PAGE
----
Clowns and sharks may fuel nightmares, but losing health care is what is really keeping Americans up at night.

More
Courtesy of Houseplant.

In America, one dumb mistake can hang over your head forever.

Nearly 30% of the American adult population — about 70 million people — have at least one criminal conviction that can prevent them from being treated equally when it comes to everything from job and housing opportunities to child custody.

Twenty million of these Americans have felony convictions that can destroy their chances of making a comfortable living and prevents them from voting out the lawmakers who imprisoned them.

Many of these convictions are drug-related and stem from the War on Drugs that began in the U.S. '80s. This war has unfairly targeted the minority community, especially African-Americans.

Keep Reading Show less
Culture

Climate change is happening because the earth is warming at an accelerated rate, a significant portion of that acceleration is due to human activity, and not taking measures to mitigate it will have disastrous consequences for life as we know it.

In other words: Earth is heating up, it's kinda our fault, and if we don't fix it, we're screwed.

This is the consensus of the vast majority of the world's scientists who study such things for a living. Case closed. End of story.

How do we know this to be true? Because pretty much every reputable scientific organization on the planet has examined and endorsed these conclusions. Thousands of climate studies have been done, and multiple peer-reviewed studies have been done on those studies, showing that somewhere between 84 and 97 percent of active climate science experts support these conclusions. In fact, the majority of those studies put the consensus well above 90%.

Keep Reading Show less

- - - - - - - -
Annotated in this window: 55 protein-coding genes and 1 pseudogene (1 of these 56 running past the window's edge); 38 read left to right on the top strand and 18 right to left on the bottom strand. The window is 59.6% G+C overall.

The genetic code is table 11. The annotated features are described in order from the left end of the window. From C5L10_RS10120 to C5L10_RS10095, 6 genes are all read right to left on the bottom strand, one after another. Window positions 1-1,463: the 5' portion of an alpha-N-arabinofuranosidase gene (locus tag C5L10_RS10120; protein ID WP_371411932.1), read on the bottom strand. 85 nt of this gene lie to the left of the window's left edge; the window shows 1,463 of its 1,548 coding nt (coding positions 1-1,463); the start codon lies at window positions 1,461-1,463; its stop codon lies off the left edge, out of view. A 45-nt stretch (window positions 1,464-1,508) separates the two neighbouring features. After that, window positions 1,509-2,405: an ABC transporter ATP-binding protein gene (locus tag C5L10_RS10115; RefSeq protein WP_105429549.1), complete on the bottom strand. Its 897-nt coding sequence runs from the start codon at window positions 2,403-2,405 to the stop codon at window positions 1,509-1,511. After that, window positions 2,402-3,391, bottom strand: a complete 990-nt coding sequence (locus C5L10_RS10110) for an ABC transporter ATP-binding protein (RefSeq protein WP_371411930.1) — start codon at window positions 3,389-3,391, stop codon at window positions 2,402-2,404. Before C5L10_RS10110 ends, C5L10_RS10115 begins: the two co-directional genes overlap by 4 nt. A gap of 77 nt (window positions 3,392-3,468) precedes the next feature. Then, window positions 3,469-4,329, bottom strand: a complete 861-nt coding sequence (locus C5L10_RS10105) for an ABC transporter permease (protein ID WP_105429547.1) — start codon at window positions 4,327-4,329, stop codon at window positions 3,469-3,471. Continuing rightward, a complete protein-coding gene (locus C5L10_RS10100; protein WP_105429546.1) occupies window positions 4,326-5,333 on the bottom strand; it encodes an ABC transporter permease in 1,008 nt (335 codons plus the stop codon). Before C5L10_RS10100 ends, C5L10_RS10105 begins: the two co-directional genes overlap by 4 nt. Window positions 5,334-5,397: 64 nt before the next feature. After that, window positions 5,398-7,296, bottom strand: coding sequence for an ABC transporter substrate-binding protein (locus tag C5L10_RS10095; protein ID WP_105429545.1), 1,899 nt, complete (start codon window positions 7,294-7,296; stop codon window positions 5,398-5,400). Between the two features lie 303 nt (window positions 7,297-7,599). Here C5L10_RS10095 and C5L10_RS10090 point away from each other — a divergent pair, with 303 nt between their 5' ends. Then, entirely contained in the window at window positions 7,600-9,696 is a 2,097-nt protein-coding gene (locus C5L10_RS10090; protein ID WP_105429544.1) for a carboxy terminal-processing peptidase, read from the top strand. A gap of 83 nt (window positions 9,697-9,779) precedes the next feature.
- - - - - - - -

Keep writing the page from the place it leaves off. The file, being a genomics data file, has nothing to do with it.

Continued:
Nature
via James Anderson

Two years ago, a tweet featuring the invoice for a fixed boiler went viral because the customer, a 91-year-old woman with leukemia, received the services for free.

"No charge for this lady under any circumstances," the invoice read. "We will be available 24 hours to help her and keep her as comfortable as possible."

The repair was done by James Anderson, 52, a father-of-five from Burnley, England. "James is an absolute star, it was overwhelming to see that it cost nothing," the woman's daughter told CNN.

Keep Reading Show less
Heroes

I live in a family with various food intolerances. Thankfully, none of them are super serious, but we are familiar with the challenges of finding alternatives to certain foods, constantly checking labels, and asking restaurants about their ingredients.

In our family, if someone accidentally eats something they shouldn't, it's mainly a bit of inconvenient discomfort. For those with truly life-threatening food allergies, the stakes are much higher.

I can't imagine the ongoing stress of deadly allergy, especially for parents trying to keep their little ones safe.

Keep Reading Show less
popular